Jekyll Collections are amazing. They allow you to create different types of content beyond the traditional blog post. You can create collections of people, items on a todo list, anything. This feature was the tipping point that made me use Jekyll for this site over a dynamic database driven CMS like Drupal. This article will show you how to use collections by example, from the basics to advanced techniques.
I use collections all over this site. In the Voices in Colour section each voice is an item in a ‘voices’ collection. Each item in the collection is a YAML file with keys and values:
This file can be called anything and is put in the collections folder, in my case called
You then print out the items in the collection with:
_config.yml the final configuration that glues it all together is:
This tells Jekyll to look in the
_voices folder and exposes the collections as the
Pretty nifty yeah? You can make almost anything with these simple building blocks.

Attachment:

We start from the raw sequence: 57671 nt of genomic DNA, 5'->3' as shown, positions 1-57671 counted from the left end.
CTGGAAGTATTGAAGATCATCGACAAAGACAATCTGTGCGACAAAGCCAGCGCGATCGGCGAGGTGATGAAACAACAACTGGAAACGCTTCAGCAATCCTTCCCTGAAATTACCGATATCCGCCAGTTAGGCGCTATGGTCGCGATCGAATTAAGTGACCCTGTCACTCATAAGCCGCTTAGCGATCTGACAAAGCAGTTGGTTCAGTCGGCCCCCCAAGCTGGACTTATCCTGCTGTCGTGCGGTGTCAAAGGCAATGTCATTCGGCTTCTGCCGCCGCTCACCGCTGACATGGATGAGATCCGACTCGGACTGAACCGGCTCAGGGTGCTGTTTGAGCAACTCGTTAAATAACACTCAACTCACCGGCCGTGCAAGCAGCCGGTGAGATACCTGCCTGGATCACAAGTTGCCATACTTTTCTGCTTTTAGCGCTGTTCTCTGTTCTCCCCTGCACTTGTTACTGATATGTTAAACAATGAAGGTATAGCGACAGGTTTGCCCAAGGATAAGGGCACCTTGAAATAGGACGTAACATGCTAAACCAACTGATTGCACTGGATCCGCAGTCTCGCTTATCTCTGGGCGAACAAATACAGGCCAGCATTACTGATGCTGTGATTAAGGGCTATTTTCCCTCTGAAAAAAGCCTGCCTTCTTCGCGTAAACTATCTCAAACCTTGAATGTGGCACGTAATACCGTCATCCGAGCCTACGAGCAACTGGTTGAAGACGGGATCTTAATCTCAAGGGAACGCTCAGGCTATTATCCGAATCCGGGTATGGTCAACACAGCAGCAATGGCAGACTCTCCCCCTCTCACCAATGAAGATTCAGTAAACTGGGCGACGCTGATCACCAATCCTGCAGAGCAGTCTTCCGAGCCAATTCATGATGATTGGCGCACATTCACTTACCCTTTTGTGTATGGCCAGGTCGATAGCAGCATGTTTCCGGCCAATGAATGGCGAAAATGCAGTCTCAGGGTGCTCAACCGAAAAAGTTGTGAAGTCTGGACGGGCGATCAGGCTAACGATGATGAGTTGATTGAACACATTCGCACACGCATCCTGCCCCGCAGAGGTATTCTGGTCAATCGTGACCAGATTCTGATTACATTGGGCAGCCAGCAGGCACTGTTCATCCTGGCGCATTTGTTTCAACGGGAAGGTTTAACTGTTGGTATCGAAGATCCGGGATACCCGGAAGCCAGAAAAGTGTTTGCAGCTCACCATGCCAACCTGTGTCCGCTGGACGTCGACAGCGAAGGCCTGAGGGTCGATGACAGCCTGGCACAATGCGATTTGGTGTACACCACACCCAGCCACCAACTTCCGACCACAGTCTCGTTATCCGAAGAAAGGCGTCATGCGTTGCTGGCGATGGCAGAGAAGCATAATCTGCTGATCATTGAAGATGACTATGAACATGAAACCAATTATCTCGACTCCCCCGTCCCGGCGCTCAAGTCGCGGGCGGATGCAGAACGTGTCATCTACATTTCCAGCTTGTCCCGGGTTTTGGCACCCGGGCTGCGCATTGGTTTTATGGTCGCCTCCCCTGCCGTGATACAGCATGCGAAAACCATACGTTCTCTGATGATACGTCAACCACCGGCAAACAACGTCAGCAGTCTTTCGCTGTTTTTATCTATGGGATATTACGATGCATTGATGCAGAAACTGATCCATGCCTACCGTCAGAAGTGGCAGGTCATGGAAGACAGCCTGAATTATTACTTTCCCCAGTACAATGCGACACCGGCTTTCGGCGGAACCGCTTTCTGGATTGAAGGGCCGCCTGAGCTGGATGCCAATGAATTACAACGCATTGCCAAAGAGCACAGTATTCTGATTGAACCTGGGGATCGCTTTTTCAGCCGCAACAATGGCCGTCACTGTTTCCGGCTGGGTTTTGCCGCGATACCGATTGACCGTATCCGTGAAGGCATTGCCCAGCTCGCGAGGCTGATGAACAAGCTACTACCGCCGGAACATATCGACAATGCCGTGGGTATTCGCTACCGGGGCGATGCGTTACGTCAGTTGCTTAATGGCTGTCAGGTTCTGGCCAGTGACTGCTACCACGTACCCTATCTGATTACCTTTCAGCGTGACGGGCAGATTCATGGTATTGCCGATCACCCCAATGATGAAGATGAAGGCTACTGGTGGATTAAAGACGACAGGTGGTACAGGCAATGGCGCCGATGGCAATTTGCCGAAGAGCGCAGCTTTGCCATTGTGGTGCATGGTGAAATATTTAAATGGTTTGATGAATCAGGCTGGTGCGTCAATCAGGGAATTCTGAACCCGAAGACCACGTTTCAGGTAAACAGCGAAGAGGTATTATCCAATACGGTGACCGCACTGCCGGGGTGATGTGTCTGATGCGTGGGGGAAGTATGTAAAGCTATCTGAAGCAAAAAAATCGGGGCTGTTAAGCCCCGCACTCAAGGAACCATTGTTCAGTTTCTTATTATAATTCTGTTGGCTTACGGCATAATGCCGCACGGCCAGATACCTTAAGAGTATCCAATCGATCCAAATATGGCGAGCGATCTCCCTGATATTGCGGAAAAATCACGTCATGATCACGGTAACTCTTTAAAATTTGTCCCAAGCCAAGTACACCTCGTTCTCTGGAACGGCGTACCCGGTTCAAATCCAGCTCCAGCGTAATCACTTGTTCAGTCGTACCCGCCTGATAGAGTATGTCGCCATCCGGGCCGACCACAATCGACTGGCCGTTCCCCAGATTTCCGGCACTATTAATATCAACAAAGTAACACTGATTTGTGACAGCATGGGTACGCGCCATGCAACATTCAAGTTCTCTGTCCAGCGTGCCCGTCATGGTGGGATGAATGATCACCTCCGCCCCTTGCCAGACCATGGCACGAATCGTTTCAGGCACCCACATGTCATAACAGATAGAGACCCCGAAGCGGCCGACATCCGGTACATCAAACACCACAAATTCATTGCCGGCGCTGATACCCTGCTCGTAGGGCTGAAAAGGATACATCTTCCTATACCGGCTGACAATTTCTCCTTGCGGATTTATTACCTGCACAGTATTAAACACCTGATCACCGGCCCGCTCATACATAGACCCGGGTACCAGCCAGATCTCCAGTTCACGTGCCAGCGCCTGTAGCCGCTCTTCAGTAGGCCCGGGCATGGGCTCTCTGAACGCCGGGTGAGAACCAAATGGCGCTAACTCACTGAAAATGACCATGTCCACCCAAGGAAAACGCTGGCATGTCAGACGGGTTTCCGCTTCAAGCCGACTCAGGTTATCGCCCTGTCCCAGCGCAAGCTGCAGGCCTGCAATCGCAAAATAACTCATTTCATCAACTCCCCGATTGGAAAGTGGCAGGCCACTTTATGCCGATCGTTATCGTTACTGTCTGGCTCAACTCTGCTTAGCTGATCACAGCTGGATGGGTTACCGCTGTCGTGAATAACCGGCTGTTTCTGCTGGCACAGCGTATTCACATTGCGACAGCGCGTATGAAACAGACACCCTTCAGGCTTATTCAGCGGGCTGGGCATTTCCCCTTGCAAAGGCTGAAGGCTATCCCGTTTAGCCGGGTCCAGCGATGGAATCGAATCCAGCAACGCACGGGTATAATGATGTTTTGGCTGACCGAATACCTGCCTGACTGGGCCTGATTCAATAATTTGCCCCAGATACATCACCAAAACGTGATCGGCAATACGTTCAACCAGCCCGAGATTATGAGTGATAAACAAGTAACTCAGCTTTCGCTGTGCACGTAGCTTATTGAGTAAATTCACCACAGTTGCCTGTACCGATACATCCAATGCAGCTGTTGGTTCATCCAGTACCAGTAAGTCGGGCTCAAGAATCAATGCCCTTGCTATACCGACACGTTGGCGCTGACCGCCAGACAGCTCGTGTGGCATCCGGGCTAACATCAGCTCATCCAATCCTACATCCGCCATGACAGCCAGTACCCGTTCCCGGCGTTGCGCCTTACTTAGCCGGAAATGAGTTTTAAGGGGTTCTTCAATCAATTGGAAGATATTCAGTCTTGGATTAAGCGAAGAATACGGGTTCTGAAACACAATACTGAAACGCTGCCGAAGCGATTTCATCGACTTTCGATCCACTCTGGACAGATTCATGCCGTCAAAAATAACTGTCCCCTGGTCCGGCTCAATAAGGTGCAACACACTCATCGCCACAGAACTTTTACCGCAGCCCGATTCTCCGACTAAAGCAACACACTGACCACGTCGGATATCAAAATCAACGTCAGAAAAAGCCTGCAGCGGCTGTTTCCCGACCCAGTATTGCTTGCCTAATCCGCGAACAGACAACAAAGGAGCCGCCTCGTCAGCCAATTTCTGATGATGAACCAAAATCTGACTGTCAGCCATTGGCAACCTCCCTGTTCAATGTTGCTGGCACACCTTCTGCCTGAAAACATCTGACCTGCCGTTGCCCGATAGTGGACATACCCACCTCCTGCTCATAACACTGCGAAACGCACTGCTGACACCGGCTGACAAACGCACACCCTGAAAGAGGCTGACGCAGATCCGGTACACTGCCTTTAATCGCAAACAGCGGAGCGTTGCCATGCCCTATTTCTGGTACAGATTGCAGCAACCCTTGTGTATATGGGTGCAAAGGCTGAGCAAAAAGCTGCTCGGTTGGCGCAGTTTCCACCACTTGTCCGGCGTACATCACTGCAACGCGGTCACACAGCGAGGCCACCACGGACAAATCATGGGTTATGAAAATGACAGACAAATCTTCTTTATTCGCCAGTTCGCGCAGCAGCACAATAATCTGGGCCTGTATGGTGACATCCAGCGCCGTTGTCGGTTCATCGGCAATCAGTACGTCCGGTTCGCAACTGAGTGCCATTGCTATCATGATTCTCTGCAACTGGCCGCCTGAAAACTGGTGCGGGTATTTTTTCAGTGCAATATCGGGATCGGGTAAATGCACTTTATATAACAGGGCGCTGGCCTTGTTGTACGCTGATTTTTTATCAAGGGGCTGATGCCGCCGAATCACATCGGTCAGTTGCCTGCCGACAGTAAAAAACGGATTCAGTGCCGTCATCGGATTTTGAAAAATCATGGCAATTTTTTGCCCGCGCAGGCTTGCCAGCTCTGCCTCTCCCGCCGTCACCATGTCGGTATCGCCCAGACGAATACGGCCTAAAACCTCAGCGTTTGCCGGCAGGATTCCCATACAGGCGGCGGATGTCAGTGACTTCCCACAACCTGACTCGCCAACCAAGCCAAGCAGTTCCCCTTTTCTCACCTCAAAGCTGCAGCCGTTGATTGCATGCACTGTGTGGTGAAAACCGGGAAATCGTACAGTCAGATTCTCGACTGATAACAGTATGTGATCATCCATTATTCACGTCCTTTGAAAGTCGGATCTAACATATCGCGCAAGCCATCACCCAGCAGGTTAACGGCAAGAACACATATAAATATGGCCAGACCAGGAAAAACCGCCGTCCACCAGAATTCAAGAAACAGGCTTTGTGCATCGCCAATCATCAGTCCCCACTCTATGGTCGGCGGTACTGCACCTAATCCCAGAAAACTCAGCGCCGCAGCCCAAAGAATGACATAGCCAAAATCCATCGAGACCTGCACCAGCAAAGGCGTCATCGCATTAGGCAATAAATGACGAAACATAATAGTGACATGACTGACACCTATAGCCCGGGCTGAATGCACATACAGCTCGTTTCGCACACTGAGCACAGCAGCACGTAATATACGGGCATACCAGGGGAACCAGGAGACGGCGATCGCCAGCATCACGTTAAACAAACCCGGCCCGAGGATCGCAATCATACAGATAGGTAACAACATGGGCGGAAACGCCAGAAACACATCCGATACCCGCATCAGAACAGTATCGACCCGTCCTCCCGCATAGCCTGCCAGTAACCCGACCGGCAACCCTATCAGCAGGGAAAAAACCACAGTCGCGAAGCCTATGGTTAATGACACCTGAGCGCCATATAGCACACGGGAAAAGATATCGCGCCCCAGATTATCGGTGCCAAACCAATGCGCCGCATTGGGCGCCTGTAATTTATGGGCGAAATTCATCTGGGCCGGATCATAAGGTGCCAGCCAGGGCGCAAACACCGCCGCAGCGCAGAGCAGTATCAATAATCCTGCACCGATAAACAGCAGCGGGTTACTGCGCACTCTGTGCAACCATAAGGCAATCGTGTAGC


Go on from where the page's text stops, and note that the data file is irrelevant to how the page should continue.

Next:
You can filter collections by a key in the YAML file. Here my key is
type and my value is
Then loop through the resulting filtered array like you would any other.
A collection can have nested keys and values. The structure is like this:
Here each voice has many “modes”. By using dashes we can store multiple items inside a key. Each item has a key and a value. You output the values with the usual for loop on the desired page:
Currently all collections have to be in the root of your Jekyll site. I have 6 collections on this site and the top level folder can start to get messy. One day you’ll be able to put them into a
A stop gap solution is to move the site building folders of Jekyll to a sub directory instead. In your
Or you can put all your ‘source’ files into a subfolder:
Well there you have it! Collections are a great way to manage different types of content on your site. Who needs a CMS?